This means that for political parties using social media platforms through paid influencers for electioneering, content should be treated the same as it would in traditional media, adhering to the same regulations. To ensure that this is indeed the case, MMA will be making a submission to Parliament on this particular issue of social media marketing. To personally and further ensure that social influencing is fair and transparent, especially during this period of excessive campaigning and marketing by political parties to woo voters, it is important for influencers to adhere to these recommendations and one such way of doing so is to follow the draft regulations made by the Advertising Regulatory Board, which if passed, will require influencers to include “#Ad” or “#Sponsored” in any of their paid posts. This will at least ensure a balancing act between ensuring that election campaigning will be transparent, free and fair as well as further cultivating the usefulness of social media in creating jobs, both key concerns of South Africa’s growing democracy.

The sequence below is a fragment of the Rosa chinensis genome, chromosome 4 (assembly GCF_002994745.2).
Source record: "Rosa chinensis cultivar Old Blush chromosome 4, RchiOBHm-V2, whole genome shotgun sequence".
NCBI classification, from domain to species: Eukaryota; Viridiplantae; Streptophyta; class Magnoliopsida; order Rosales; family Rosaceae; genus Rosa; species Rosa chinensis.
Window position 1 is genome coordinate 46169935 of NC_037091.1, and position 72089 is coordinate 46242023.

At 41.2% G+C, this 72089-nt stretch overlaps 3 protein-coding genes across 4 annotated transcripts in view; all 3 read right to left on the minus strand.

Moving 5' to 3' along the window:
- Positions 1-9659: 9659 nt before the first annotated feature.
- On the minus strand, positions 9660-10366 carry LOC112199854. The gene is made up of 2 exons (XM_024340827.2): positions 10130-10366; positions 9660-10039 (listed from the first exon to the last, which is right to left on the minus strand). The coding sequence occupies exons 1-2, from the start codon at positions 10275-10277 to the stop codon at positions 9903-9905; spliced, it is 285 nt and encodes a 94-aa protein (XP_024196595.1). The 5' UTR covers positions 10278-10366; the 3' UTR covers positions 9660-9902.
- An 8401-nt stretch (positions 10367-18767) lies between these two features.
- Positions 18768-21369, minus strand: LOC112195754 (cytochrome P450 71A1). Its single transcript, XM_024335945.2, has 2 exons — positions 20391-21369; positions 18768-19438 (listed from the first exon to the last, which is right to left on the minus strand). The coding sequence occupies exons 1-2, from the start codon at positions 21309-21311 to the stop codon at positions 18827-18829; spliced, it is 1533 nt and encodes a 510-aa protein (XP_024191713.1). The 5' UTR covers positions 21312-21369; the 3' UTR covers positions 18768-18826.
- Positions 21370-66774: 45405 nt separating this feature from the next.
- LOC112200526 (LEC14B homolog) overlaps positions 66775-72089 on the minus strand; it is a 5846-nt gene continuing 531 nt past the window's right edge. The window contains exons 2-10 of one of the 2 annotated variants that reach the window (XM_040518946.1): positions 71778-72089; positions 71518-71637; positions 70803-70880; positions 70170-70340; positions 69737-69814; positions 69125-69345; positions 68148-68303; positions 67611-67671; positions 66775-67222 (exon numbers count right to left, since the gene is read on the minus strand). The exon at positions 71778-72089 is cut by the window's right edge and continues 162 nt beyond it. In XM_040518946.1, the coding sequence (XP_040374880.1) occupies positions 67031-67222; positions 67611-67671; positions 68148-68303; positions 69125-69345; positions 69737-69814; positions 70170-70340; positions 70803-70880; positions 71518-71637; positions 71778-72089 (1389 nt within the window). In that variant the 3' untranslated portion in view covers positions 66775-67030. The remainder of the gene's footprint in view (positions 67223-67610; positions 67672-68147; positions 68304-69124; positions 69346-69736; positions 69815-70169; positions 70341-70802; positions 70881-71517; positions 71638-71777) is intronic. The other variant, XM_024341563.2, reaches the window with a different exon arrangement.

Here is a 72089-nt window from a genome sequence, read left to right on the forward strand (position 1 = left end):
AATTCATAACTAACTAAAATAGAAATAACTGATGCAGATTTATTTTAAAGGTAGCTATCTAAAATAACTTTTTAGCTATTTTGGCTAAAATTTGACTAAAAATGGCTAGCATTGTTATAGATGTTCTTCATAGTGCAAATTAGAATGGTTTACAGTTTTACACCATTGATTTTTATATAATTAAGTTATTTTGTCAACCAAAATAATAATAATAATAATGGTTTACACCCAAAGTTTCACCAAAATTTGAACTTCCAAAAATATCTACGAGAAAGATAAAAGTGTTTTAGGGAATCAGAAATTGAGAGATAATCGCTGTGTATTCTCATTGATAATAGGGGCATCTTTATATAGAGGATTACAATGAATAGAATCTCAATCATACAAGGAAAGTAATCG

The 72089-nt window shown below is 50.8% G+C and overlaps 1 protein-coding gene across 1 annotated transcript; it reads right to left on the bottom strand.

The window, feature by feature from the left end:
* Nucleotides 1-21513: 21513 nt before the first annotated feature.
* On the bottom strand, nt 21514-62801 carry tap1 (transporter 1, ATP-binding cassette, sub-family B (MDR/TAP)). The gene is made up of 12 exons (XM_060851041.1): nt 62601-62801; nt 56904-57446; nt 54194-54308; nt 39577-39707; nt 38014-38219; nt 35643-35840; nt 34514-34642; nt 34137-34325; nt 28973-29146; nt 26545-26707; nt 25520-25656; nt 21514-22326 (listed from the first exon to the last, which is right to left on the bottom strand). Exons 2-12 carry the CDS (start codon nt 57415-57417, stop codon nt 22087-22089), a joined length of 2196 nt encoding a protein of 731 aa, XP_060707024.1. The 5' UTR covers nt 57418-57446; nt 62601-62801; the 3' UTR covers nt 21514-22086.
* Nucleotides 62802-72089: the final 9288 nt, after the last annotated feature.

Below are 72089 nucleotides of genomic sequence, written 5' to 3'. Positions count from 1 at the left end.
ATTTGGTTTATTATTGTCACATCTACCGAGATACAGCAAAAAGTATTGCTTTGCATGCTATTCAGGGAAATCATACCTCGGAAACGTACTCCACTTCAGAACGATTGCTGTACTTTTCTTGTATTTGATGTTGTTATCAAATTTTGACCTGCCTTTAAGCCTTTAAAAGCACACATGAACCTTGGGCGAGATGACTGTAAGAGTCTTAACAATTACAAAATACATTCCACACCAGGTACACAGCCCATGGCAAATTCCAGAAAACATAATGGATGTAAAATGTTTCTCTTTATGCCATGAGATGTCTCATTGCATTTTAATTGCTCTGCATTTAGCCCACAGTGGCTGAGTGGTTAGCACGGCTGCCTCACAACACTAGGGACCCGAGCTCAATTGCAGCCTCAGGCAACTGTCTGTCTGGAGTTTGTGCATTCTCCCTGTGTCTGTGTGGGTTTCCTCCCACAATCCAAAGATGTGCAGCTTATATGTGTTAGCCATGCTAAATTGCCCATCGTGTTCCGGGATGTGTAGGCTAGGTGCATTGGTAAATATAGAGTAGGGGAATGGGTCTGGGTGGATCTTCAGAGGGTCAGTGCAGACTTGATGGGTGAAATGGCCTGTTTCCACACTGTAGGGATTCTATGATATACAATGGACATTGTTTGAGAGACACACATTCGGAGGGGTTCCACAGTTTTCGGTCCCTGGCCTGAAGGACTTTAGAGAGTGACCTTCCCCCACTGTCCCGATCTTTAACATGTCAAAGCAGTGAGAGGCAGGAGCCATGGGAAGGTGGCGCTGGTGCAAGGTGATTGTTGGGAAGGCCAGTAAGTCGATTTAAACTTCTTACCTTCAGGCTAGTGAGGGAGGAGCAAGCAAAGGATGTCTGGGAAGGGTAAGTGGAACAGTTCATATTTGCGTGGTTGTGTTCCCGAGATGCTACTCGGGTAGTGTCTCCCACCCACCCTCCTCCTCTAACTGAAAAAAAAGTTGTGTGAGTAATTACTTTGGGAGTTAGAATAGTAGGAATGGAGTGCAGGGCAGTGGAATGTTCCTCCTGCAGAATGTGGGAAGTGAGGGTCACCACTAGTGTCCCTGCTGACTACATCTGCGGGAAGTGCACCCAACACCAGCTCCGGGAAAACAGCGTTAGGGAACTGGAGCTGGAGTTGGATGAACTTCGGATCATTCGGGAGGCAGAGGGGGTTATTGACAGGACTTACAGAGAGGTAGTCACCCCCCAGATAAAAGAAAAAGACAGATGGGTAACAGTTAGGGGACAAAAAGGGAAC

Regardless of the current regulatory environment governing this space, we urge all parties who are using influencers to be ethical and transparent when doing so.